vim -es -S foo bar

          This assumes that your "batch file" ends with a quit command (for
          instance :x), otherwise you can add that at the command-line:

          vim -es -S foo -cx bar

          The : at the start of each line may be omitted, but you don't have to.

          See
          :help -e
          :help -s-ex
          :help -S
          :help -c

          If you have a symlink named "ex" which redirects to Vim, then the -e
          switch can be omitted:

          ex -s -S foo -cx bar


          Best regards,
          Tony.
          --
          Really heard in court in the U.S.A.:
          Q.: Were you present when your photo was taken?
          A.: Are you kidding?

          --
          --
          You received this message from the "vim_use" maillist.
          Do not top-post! Type your reply below the text you are replying to.
          For more information, visit http://www.vim.org/maillist.php

          ---
          You received this message because you are subscribed to the Google Groups "vim_use" group.
          To unsubscribe from this group and stop receiving emails from it, send an email to vim_use+unsubscribe@....
          For more options, visit https://groups.google.com/groups/opt_out.
        • john Culleton
          On Wed, 13 Nov 2013 14:50:10 -0600 ... If I add c to each command will the system wait for me to say yes or no as in an interactive session? That would be
          Message 4 of 4 , Nov 13 2:14 PM
            On Wed, 13 Nov 2013 14:50:10 -0600
            Tim Chase<vim@...> wrote:

            > On 2013-11-13 15:10, john Culleton wrote:
            > > I want to apply a batch file "foo" to a text file "bar".
            > > The commands in foo are of the form:
            > >
            > > :% s/elephant/\\idx{&}/g
            > >
            > > (I can delete the : if that helps.)
            > >
            > > So given these facts what does the command line for vim or ex
            > > look like? In particular I need to know how to get both foo
            > > and bar into the command. This is to build an index for
            > > TeX.
            >
            > It sounds like you want the ":source" command, so you can do
            >
            > vim file_to_edit.tex
            > :source batch_script.vim
            >
            > Just make sure that it's only run once or that you take extra
            > pains to ensure your search term excludes previously-replaced
            > items. Otherwise, subsequent runs could end up with the
            > following replacements:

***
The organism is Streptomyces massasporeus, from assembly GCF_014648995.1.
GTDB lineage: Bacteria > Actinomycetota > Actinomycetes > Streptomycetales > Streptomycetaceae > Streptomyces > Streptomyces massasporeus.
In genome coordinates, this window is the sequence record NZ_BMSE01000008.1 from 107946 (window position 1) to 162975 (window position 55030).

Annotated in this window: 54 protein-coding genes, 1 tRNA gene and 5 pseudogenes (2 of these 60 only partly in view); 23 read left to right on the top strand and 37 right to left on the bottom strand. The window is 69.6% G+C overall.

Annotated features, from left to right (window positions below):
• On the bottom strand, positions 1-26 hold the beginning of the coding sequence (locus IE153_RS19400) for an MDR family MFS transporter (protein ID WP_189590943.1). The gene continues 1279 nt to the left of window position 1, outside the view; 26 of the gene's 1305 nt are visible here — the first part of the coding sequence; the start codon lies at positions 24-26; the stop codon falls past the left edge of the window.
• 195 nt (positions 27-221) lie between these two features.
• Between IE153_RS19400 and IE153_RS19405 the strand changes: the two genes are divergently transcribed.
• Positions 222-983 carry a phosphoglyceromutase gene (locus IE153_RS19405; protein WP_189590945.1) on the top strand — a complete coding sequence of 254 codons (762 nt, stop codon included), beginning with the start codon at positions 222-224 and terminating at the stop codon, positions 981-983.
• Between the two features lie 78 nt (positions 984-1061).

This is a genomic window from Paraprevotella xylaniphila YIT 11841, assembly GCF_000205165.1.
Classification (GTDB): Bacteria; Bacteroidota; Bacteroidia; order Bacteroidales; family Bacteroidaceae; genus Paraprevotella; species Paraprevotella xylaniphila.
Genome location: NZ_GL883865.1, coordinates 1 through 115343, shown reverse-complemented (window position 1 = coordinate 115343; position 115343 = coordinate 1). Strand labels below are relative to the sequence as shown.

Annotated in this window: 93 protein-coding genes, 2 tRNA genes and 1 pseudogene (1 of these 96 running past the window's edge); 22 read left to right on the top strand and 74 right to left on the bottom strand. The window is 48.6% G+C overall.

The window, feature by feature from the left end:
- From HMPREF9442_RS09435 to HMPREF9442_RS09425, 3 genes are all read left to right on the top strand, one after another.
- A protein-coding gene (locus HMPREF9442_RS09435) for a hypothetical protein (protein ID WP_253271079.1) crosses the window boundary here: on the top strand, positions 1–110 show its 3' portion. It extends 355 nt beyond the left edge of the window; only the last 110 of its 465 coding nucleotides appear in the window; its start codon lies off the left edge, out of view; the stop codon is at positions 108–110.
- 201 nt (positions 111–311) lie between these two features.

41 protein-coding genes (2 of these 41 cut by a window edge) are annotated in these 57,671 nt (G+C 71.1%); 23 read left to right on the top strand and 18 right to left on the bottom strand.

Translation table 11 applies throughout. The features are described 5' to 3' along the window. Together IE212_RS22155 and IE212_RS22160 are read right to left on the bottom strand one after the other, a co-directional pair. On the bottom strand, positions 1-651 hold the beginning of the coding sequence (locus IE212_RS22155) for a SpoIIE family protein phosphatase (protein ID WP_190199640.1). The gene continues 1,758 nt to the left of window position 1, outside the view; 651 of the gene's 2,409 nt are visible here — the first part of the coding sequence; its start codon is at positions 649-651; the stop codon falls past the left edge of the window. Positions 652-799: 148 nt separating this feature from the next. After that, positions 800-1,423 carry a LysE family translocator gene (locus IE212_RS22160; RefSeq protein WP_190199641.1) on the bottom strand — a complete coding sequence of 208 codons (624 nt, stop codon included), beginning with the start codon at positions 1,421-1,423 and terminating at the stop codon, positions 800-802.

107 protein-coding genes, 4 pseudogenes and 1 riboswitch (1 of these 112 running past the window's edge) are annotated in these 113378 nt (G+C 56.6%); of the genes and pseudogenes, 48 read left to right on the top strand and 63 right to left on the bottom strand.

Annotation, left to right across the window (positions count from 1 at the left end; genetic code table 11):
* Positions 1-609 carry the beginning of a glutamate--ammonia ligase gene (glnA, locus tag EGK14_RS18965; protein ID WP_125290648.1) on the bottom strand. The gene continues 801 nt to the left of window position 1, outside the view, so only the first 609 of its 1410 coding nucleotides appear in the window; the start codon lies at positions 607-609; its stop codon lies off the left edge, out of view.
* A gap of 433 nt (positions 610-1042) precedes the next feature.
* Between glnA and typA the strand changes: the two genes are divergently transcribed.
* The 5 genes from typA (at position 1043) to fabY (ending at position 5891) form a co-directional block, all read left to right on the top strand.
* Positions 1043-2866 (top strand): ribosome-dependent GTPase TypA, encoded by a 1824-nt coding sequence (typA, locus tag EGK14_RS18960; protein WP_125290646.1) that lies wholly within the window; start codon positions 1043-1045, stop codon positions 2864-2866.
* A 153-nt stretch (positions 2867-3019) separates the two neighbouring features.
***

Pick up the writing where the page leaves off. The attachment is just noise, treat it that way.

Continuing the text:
>
            > \\idx{elephant}
            > \\idx{\\idx{elephant}}
            > \\idx{\\idx{elephant}}}
            >
            > Also note that, without "\<...\>" guards, order may matter:
            >
            > :%s/politics/dogma/g
            > :%s/dog/cat/g
            >
            > can result in "The president talked about politics and the
            > Whitehouse dog" changing into "The president talked catma and
            > the Whitehouse cat"
            >
            > This can be worked around, most atomically by creating a
            > dictionary and then using a regexp that finds all words, then
            > replaces them by trying to look them up in the
            > mapping-dictionary:
            >
            > :let my_map={}
            > :let my_map["old"] = "NEW!"
            > :let my_map["dog"] = "cat"
            > :" lots more mappings can get created here
            > :%s/\w\+/\=has_key(my_map,
            > submatch(0))?my_map[submatch(0)]:submatch(0)/g
            >
            > Hope this gives you some ideas to work with.
            >
            > -tim
            >
            >
            >
            >

            If I add "c" to each command will the system wait for me to say
            yes or no as in an interactive session? That would be good for
            avoiding the doubling up as you cite above.

            --
            John Culleton
            Wexford Press
            Free list of books for self-publishers:
            http://wexfordpress.net/shortlist.html
            PDF e-book: "Create Book Covers with Scribus"
            available at http://www.booklocker.com/books/4055.html

            --
            --
            You received this message from the "vim_use" maillist.
            Do not top-post! Type your reply below the text you are replying to.
            For more information, visit http://www.vim.org/maillist.php

            ---
            You received this message because you are subscribed to the Google Groups "vim_use" group.
            To unsubscribe from this group and stop receiving emails from it, send an email to vim_use+unsubscribe@....
            For more options, visit https://groups.google.com/groups/opt_out.
          Your message has been successfully submitted and would be delivered to recipients shortly.